Minuteman Missile Site South Dakota

The toilet down in the launch bunker.

The tour typically lasts about 30 minutes and because of limited space, accommodates six people and one Park Ranger. You should reserve your spot ASAP, up to three months in advance, here.

Unfortunately, no same day reservations are allowed. You don’t want to miss out, so book now!

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You Can See a Real Nuclear Missile Silo, like Delta-09

Minuteman Missile Site South Dakota

A reconstruction of the warhead.

During the height of the Cold War, there were approximately 150 missiles spread out across the western portion of South Dakota. Most of these missiles have now been decommissioned, but if you’d like to get a look at what one looked at during the height of America’s pissing contest with the Soviets, then you should check out Delta-09.

Delta-09 was once home to a  fully operational Minuteman Missile, bearing a 1.2 megaton nuclear warhead. Casual.

There is a cell-phone tour available because there are typically no Park Rangers onsite, so you can call in to get the deets.

It was so windy when my sister and I visited that we just peeked down into the silo and quickly left, but if the weather is nice, I recommend staying for the tour.

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You Might Even Meet a Veteran

Minuteman Missile Site South Dakota

I took this for my dad, a USAF veteran.

A few days after our tour of the Minuteman Missile Site, my sister and I were eating lunch at a creepy little café near Devil’s Tower in Wyoming. The place the local Park Ranger recommended was closed, but we were too hungry to wait to eat until we got back to Rapid City, South Dakota, so we found ourselves in a dimly lit hovel with three tables that smelled a little too musty to be serving food.

Two older men walked in, wearing flannels and trucker hats, but sporting sweet smiles. They greeted us as soon as they entered with a “Howdy, ladies!” and asked for pie and ice cream. The woman at the counter, who was barely pushing five feet tall and had nails nearly longer than her fingers, was out of ice cream, so she quickly scurried to buy some from the podunk grocery next door.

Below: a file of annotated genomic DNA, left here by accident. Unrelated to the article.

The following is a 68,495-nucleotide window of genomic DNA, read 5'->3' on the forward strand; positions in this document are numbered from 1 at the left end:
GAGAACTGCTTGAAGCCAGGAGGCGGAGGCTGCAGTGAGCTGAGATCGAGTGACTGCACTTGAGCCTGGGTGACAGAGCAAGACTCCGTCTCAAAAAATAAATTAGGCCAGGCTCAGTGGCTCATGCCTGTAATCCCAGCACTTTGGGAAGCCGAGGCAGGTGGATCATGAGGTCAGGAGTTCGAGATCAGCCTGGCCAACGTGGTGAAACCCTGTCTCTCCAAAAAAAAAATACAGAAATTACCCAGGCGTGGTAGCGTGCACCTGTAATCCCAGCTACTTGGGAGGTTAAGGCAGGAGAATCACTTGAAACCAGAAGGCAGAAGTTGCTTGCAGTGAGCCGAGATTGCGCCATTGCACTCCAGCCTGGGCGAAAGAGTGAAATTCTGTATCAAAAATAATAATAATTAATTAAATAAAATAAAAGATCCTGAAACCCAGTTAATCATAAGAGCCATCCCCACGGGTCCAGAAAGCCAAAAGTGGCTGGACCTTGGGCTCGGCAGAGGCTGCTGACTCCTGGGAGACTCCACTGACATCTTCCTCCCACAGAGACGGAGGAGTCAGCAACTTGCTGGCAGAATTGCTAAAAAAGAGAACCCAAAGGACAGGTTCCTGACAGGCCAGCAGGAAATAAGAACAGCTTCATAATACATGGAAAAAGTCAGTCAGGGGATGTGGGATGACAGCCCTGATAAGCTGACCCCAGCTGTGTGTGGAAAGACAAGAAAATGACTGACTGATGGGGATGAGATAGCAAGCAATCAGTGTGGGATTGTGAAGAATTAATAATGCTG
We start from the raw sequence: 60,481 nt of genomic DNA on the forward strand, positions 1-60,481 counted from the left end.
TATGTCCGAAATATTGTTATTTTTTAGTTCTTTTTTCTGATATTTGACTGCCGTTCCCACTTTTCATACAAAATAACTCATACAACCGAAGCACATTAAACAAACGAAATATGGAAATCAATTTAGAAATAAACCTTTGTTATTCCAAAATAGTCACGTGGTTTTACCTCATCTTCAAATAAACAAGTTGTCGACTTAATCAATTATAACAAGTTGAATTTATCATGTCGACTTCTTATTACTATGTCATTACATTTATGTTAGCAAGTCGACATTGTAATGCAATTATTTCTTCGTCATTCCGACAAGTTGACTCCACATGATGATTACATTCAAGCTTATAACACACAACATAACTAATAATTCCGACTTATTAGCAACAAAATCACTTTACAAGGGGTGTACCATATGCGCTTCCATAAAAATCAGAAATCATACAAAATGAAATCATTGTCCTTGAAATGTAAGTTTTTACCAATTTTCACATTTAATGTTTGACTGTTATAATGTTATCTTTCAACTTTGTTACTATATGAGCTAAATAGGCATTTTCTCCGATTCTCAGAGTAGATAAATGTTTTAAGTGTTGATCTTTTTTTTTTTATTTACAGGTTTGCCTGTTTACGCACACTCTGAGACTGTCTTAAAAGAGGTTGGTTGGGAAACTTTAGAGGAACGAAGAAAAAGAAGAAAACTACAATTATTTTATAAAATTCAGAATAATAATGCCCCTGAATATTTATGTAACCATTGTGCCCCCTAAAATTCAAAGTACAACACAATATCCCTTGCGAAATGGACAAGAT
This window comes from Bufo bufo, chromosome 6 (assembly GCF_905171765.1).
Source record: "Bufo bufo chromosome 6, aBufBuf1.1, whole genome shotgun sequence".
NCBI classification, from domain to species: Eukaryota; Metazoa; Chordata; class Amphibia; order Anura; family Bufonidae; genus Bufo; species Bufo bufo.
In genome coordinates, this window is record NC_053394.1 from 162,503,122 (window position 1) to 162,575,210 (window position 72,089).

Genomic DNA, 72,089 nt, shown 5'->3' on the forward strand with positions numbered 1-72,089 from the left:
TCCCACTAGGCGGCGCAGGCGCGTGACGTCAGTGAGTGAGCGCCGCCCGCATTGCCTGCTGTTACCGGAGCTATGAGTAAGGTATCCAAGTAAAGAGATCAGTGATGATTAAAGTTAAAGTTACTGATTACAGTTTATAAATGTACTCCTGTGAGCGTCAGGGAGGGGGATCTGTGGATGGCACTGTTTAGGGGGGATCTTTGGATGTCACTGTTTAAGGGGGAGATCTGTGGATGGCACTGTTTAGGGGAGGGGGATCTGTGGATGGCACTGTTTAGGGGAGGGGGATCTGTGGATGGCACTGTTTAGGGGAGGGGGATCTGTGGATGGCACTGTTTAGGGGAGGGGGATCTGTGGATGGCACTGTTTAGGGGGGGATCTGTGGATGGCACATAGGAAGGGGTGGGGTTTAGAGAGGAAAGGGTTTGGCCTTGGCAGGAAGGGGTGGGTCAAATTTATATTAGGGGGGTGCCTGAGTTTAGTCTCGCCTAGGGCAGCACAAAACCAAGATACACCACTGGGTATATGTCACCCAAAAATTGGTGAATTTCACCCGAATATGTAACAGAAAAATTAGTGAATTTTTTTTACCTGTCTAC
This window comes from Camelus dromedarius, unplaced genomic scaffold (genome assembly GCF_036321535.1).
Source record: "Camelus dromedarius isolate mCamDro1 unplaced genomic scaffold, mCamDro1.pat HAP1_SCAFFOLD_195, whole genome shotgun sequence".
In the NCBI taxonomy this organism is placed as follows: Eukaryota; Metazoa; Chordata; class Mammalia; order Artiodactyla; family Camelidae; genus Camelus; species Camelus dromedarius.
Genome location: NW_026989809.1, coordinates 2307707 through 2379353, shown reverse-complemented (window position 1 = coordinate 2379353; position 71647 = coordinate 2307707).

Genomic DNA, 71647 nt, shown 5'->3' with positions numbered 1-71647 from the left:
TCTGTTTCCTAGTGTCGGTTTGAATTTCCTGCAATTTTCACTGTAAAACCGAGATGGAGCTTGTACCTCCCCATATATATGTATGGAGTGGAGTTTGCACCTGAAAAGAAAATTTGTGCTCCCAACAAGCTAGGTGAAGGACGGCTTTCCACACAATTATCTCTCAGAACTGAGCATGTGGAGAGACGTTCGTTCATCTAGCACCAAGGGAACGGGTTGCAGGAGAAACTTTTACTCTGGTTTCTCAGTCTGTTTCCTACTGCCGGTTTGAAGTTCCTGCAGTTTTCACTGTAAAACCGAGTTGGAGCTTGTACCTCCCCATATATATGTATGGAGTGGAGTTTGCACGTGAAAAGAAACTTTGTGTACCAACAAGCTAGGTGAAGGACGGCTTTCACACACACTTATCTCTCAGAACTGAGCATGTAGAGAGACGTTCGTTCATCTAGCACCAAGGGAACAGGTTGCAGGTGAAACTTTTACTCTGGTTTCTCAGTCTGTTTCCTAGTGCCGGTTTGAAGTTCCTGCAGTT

Minuteman Missile Site South Dakota

Two locks with two keys, so no one person could launch. They had to work as a team.

Alone in the creepy café, the gentlemen struck up a conversation with my sister and me, as it became very obvious that we weren’t from around these here parts. This might sound like the beginning of a Criminal Minds episode, but if you had seen these men in person, you’d know that they gave off a sweet grandpa vibe and not a murderous one.

When we mentioned we had toured the Minuteman Missile Site, one of the gentlemen beamed, “I worked in those! Back in the ’60s. I was just a kid with Nuclear Codes in my hands.”

“Wait, what?” my head has never swiveled around so quickly (okay, except for when I met Eddie Redmayne, but that’s another story.)

He paused, the color slowly leaving his face.

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Minuteman Missile Site South Dakota

Interesting info graphic about the power of modern weapons.

“Wow, the wood paneling in here is awfully well done, isn’t it?” Suddenly, he was out of his chair and very, very interested in the obviously fake “wood” peeling off the walls. His buddy was shoveling ice cream-less pie into his mouth at a pace too quick not to be suspicious.

The bell above the door jingled as the waitress lumbered in with the ice cream. Another local family showed up for lunch. I never got a further explanation.

Still mad about it, tbh.

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Minuteman Missile Site South Dakota



  1. Kerry
    March 3, 2018 / 8:51 PM

    that was seriously one of the most intriguing, yet confusing conversations ever.